6 tips to prevent your e-mail from landing in spam

Whether you send newsletters or promotional emails, you need to ensure they land in the right folder – the main inbox and not the spam/junk section. While you cannot eliminate such a possibility, there are at least X things you can do to minimize the risk. And we want to discuss all of them in this post.

In general, spam algorithms are an indispensable part of almost every online mailbox. They are designed to identify and filter out all the unwanted messages. This includes, at least in theory:

  • All the potentially harmful emails (e.g., containing malware)
  • Emails from untrustworthy sources
  • Offers you don’t want (e.g., related to erotic or health products, especially if they supposedly have miraculous properties)
  • So-called scam – fraudulent emails designed to trick you into transferring money to the sender or sharing some sensitive information, all under false pretenses

In short – everything you don’t want or can be dangerous to you. However, the truth is those algorithms are not perfect. Sometimes, a spammy email will land in the main inbox, and a fully normal and safe message will end up in spam.

Of course, you, as a sender, want to ensure your emails are opened and red. Thankfully, there are a few things you can do to minimize the risk of your emails ending in the junk folder. Let’s have a look at them.

Build your own mailing list and use a double opt-in mechanism

For starters, your emails frequently land in spam when you’re sending them to thousands of random recipients. Don’t buy email databases on the internet. It’s not just unethical; it’s also illegal – no privacy protection act allows for mass email dispatches to thousands of random email addresses.

It’s so much better and more effective to build your own email base from scratch. You can create some sort of a lead magnet to encourage people to give you their email address (e.g., free consultation or ebook in exchange for an email address with marketing consent).

Additionally, it’s a good idea to use the double opt-in mechanism. This way, every person who gave you their email must also confirm this decision by clicking an activation/consent link sent to said email address.

Moreover, it’s also important to add an easy unsubscribe mechanism. This is important both from your users’ perspective and also from privacy laws – some of them require a clear unsubscribe mechanism. Just add such a link to your email; you can make it funny, but it must be short and clear:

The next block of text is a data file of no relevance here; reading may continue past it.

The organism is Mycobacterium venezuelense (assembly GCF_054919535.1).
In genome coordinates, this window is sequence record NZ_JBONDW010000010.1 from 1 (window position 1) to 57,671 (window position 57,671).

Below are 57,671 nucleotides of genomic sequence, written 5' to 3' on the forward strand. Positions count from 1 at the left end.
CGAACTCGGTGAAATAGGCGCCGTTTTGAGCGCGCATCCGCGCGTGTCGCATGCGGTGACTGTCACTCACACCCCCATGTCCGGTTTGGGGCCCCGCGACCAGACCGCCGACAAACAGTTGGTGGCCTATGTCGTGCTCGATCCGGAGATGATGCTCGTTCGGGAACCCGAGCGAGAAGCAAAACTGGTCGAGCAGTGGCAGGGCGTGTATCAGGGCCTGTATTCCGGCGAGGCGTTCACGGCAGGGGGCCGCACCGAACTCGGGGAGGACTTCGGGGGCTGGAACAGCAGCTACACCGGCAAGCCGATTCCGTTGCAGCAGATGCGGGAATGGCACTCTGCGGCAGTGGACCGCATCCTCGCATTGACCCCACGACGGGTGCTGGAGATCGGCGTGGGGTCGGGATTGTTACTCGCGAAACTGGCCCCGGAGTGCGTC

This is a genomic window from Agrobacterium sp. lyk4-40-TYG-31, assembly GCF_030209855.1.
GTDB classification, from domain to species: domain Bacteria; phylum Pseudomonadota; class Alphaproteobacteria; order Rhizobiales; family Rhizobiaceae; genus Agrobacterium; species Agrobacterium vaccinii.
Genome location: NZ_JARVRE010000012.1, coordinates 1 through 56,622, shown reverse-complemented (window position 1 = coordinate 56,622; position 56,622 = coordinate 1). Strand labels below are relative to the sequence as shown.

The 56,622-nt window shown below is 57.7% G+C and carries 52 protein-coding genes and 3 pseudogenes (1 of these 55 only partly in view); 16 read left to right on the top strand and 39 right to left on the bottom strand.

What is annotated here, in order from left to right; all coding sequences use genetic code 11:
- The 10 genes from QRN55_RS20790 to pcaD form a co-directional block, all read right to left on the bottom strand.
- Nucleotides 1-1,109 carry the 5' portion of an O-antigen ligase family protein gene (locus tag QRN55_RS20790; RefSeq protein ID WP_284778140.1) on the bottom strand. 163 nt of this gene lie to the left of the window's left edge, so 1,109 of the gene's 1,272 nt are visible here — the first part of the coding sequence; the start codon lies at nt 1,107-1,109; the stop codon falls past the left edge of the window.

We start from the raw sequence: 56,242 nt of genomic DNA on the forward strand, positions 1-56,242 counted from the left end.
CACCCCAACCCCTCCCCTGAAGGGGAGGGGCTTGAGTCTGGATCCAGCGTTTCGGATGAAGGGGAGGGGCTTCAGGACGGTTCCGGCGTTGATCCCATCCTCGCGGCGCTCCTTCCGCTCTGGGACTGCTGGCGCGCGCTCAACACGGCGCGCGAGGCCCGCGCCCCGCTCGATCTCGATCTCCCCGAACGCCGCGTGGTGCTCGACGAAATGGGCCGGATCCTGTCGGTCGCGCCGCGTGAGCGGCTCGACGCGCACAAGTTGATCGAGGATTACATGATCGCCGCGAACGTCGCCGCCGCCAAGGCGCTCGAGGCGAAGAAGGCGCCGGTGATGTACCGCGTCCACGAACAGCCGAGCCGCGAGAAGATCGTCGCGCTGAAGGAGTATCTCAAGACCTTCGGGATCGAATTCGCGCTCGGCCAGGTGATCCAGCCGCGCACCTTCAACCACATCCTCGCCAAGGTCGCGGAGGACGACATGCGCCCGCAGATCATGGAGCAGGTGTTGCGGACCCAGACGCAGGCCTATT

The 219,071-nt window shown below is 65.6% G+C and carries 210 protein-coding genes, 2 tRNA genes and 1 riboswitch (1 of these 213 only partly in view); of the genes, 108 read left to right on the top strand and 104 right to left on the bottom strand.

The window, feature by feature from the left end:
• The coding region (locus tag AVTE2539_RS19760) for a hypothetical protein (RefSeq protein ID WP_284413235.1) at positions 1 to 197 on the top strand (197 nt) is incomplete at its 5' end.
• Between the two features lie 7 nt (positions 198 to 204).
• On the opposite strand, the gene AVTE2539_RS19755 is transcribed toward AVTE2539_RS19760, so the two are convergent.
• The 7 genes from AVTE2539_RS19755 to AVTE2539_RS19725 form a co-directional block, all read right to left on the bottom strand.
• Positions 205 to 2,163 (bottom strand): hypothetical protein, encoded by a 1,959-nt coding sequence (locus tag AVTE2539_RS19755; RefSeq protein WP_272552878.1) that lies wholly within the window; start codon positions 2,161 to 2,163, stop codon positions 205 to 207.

“Oh no! You don’t want to receive emails from us? That’s so sad! You can unsubscribe here.”

Authenticate your emails and your domain

Some mailboxes are more sensitive when it comes to spam than others. If you want to make sure your emails are delivered to all of them, you need to authenticate your emails as well as your domain. This is especially important when sending emails to addresses created with Gmail.

Perhaps you’ve seen this or a similar message:

Source: https://community.cyberpanel.net/t/cant-send-email-to-gmail-spf-check-for-mydomain-does-not-pass-with-ip/40784

It means that your email/domain has not been authenticated and, therefore, was deemed risky by the recipient’s mailbox (Gmail in this instance).

There is only one way out of this situation – you need to authenticate your email using one of two recommended authentication methods – SPF (Sender Policy Framework) or DKIM (DomainKeys Identified Mail).

Put shortly, SPF helps prevent spam by allowing domain owners to specify which mail servers are authorized to send emails on behalf of their domain. DKIM, on the other hand, verifies the authenticity of the sender. One of those systems is usually sufficient.

There is one more email authentication system – DMARC (Domain-based Message Authentication, Reporting, and Conformance) – but if you want to send emails to Gmail accounts, stick to the first two systems.